This article was recently published on May 28, 2013 on the website for Dementia Symptoms by Diane Franklin. We thought that many of our readers would find this quite interesting and as such we are sharing the article in it's entirety. For more information or to contact the author, please visit Dementia Symptoms here.
Dog Dementia Trial Offers Hope
Older dogs suffer from dementia similar to the way that people suffer from the condition, with such symptoms as memory loss, disorientation and agitation being common to both. That is why there is a great deal of attention being paid to the first-of-its-kind trial that is targeting the development of a treatment or cure for dog dementia. If the trial is successful, it could have eventual ramifications for helping human beings who suffer from dementia as well.
This groundbreaking trial is taking place in Australia, where researchers at the University of Sydney’s Brain and Mind Research Institute are preparing to grow a million skin cells in the vicinity of the dog’s belly and then transplant them into the hippocampus, the part of the brain where memories are processed. Researchers reported on this upcoming trial—the first of its kind in the world—during the recent Alzheimer’s Australia national conference, held in the city of Hobart.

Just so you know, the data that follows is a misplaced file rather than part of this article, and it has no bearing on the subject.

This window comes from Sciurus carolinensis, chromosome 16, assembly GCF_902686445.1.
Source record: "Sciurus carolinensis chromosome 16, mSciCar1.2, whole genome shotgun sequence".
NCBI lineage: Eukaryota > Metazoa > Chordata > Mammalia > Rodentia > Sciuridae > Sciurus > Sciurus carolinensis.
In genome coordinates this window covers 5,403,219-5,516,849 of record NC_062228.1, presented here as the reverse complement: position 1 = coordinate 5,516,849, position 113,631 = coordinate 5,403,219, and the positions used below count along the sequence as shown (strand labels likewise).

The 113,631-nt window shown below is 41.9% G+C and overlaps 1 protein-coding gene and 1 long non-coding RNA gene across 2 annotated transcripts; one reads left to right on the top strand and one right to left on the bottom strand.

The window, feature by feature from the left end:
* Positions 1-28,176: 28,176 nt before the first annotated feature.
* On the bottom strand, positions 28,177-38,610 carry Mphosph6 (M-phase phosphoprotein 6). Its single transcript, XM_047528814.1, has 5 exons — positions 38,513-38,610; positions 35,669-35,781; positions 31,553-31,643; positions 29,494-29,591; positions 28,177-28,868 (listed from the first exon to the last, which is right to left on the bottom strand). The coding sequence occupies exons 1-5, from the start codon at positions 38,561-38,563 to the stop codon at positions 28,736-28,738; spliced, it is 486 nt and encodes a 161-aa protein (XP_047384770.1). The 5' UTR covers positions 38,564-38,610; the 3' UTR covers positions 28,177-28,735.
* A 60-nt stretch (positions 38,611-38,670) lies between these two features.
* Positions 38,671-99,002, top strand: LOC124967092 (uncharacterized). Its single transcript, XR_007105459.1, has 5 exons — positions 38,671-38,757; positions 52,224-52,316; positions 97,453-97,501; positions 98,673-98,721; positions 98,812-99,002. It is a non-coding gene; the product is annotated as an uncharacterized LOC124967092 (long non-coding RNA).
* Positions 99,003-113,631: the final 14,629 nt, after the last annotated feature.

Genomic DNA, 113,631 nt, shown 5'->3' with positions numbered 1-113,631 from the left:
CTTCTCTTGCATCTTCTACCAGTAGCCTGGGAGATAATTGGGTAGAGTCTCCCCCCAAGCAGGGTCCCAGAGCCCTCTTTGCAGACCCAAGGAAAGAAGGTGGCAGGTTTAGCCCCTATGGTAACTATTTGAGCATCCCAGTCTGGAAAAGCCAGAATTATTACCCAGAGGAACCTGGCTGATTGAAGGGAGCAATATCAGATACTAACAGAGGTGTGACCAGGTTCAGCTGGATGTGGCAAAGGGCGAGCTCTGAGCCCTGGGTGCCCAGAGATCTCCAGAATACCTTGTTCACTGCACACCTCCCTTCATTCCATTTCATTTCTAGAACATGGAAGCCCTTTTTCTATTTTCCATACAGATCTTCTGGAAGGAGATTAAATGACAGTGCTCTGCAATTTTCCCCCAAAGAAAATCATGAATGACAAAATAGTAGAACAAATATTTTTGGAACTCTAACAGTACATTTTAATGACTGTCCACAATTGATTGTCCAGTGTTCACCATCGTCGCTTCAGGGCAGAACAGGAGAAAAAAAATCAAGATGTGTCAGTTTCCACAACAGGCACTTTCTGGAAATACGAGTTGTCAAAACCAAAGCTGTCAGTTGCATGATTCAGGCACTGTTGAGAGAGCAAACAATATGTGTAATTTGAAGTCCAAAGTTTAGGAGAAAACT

Common in Older Dogs
University researchers report that dementia symptoms present themselves in approximately 12 percent of dogs that are 10 years old or older. This trial involving dogs follows up on the success that the Brain and Mind Research Institute has previously had in rats who have been identified as having memory loss. Dogs in the trial have been volunteered by their owners.
A Loss of Bonding
The Herald Sun News in Australia quotes Associate Professor Michael Valenzuela from the University of Sydney, who observed that dementia is more noticeable in dogs than it is in other animals, since the bonding that normally occurs between dogs and their owners is so much more noticeable than it is with other animals. Dogs with dementia are less likely to display that bond, possibly even losing the ability to recognize their owners or no longer acting excited when their owners walk in the door. The dogs are more likely just to stare at a wall and/or are less likely to figure out how to get around objects, Professor Valenzuela reported.
Implications for People
The first surgeries will begin taking place in June, and then the dogs will be monitored over time to see if there are improvements in cognitive skills. This is a long-term trial that should take several years before actual conclusions can be drawn. However, with promising results, the next step would be to proceed with human clinical trials.
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